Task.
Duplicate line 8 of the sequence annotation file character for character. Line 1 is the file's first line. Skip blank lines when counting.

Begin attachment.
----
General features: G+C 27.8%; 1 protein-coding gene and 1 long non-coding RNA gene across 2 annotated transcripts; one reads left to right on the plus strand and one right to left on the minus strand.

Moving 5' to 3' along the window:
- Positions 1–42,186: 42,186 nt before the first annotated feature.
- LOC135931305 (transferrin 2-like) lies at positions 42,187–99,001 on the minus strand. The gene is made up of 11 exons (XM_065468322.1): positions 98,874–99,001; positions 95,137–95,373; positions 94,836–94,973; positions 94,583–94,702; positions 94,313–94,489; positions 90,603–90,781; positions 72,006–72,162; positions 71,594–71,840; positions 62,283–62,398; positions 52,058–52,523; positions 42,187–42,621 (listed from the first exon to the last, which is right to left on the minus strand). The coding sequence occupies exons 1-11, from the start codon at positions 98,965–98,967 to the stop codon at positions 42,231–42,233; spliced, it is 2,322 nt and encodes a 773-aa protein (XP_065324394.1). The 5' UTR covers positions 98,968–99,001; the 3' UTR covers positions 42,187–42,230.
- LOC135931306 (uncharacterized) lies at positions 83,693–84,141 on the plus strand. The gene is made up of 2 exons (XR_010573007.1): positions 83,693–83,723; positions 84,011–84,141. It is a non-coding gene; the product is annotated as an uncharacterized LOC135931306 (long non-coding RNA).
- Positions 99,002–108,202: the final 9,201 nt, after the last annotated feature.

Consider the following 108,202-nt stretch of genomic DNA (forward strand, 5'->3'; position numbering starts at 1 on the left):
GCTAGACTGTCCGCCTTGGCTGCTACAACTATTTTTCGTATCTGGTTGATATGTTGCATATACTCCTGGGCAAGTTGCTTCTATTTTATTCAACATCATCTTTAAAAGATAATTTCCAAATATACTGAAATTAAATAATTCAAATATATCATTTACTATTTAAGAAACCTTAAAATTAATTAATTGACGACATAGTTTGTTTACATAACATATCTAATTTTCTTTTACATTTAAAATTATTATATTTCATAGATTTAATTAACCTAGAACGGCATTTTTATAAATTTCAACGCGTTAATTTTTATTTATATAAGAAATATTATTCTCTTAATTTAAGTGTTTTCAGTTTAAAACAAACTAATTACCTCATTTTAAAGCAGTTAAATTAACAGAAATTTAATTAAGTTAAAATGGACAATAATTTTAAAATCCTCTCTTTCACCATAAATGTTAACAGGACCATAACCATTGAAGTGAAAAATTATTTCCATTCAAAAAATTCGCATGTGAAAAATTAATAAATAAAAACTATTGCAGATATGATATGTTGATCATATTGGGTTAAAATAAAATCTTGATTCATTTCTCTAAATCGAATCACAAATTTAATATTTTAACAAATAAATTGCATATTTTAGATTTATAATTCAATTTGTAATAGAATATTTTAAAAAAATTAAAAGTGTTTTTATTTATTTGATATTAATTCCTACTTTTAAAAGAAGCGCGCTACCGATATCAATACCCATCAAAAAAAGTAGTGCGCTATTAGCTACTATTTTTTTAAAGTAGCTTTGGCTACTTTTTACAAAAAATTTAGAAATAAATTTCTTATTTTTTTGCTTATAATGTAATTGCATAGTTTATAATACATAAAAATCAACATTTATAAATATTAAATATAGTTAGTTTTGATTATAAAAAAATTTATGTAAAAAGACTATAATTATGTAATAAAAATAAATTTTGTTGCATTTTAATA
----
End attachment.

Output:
GCTAGACTGTCCGCCTTGGCTGCTACAACTATTTTTCGTATCTGGTTGATATGTTGCATATACTCCTGGGCAAGTTGCTTCTATTTTATTCAACATCATCTTTAAAAGATAATTTCCAAATATACTGAAATTAAATAATTCAAATATATCATTTACTATTTAAGAAACCTTAAAATTAATTAATTGACGACATAGTTTGTTTACATAACATATCTAATTTTCTTTTACATTTAAAATTATTATATTTCATAGATTTAATTAACCTAGAACGGCATTTTTATAAATTTCAACGCGTTAATTTTTATTTATATAAGAAATATTATTCTCTTAATTTAAGTGTTTTCAGTTTAAAACAAACTAATTACCTCATTTTAAAGCAGTTAAATTAACAGAAATTTAATTAAGTTAAAATGGACAATAATTTTAAAATCCTCTCTTTCACCATAAATGTTAACAGGACCATAACCATTGAAGTGAAAAATTATTTCCATTCAAAAAATTCGCATGTGAAAAATTAATAAATAAAAACTATTGCAGATATGATATGTTGATCATATTGGGTTAAAATAAAATCTTGATTCATTTCTCTAAATCGAATCACAAATTTAATATTTTAACAAATAAATTGCATATTTTAGATTTATAATTCAATTTGTAATAGAATATTTTAAAAAAATTAAAAGTGTTTTTATTTATTTGATATTAATTCCTACTTTTAAAAGAAGCGCGCTACCGATATCAATACCCATCAAAAAAAGTAGTGCGCTATTAGCTACTATTTTTTTAAAGTAGCTTTGGCTACTTTTTACAAAAAATTTAGAAATAAATTTCTTATTTTTTTGCTTATAATGTAATTGCATAGTTTATAATACATAAAAATCAACATTTATAAATATTAAATATAGTTAGTTTTGATTATAAAAAAATTTATGTAAAAAGACTATAATTATGTAATAAAAATAAATTTTGTTGCATTTTAATA